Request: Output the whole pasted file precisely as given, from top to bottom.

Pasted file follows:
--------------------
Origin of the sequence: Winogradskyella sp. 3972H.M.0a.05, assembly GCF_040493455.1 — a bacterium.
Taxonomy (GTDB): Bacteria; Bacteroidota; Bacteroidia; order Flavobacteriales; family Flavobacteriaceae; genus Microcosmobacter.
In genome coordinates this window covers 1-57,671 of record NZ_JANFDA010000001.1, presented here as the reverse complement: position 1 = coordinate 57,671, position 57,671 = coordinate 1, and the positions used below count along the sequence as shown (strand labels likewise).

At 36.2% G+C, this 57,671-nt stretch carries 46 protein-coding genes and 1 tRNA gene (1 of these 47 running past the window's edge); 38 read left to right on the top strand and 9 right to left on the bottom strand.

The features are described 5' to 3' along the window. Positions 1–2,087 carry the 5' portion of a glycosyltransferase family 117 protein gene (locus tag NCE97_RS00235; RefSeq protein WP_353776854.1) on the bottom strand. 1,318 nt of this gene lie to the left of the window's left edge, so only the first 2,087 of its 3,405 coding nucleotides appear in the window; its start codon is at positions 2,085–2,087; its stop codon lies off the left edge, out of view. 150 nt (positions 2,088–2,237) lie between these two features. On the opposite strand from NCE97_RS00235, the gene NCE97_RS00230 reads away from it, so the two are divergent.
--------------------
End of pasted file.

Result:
Origin of the sequence: Winogradskyella sp. 3972H.M.0a.05, assembly GCF_040493455.1 — a bacterium.
Taxonomy (GTDB): Bacteria; Bacteroidota; Bacteroidia; order Flavobacteriales; family Flavobacteriaceae; genus Microcosmobacter.
In genome coordinates this window covers 1-57,671 of record NZ_JANFDA010000001.1, presented here as the reverse complement: position 1 = coordinate 57,671, position 57,671 = coordinate 1, and the positions used below count along the sequence as shown (strand labels likewise).

At 36.2% G+C, this 57,671-nt stretch carries 46 protein-coding genes and 1 tRNA gene (1 of these 47 running past the window's edge); 38 read left to right on the top strand and 9 right to left on the bottom strand.

The features are described 5' to 3' along the window. Positions 1–2,087 carry the 5' portion of a glycosyltransferase family 117 protein gene (locus tag NCE97_RS00235; RefSeq protein WP_353776854.1) on the bottom strand. 1,318 nt of this gene lie to the left of the window's left edge, so only the first 2,087 of its 3,405 coding nucleotides appear in the window; its start codon is at positions 2,085–2,087; its stop codon lies off the left edge, out of view. 150 nt (positions 2,088–2,237) lie between these two features. On the opposite strand from NCE97_RS00235, the gene NCE97_RS00230 reads away from it, so the two are divergent.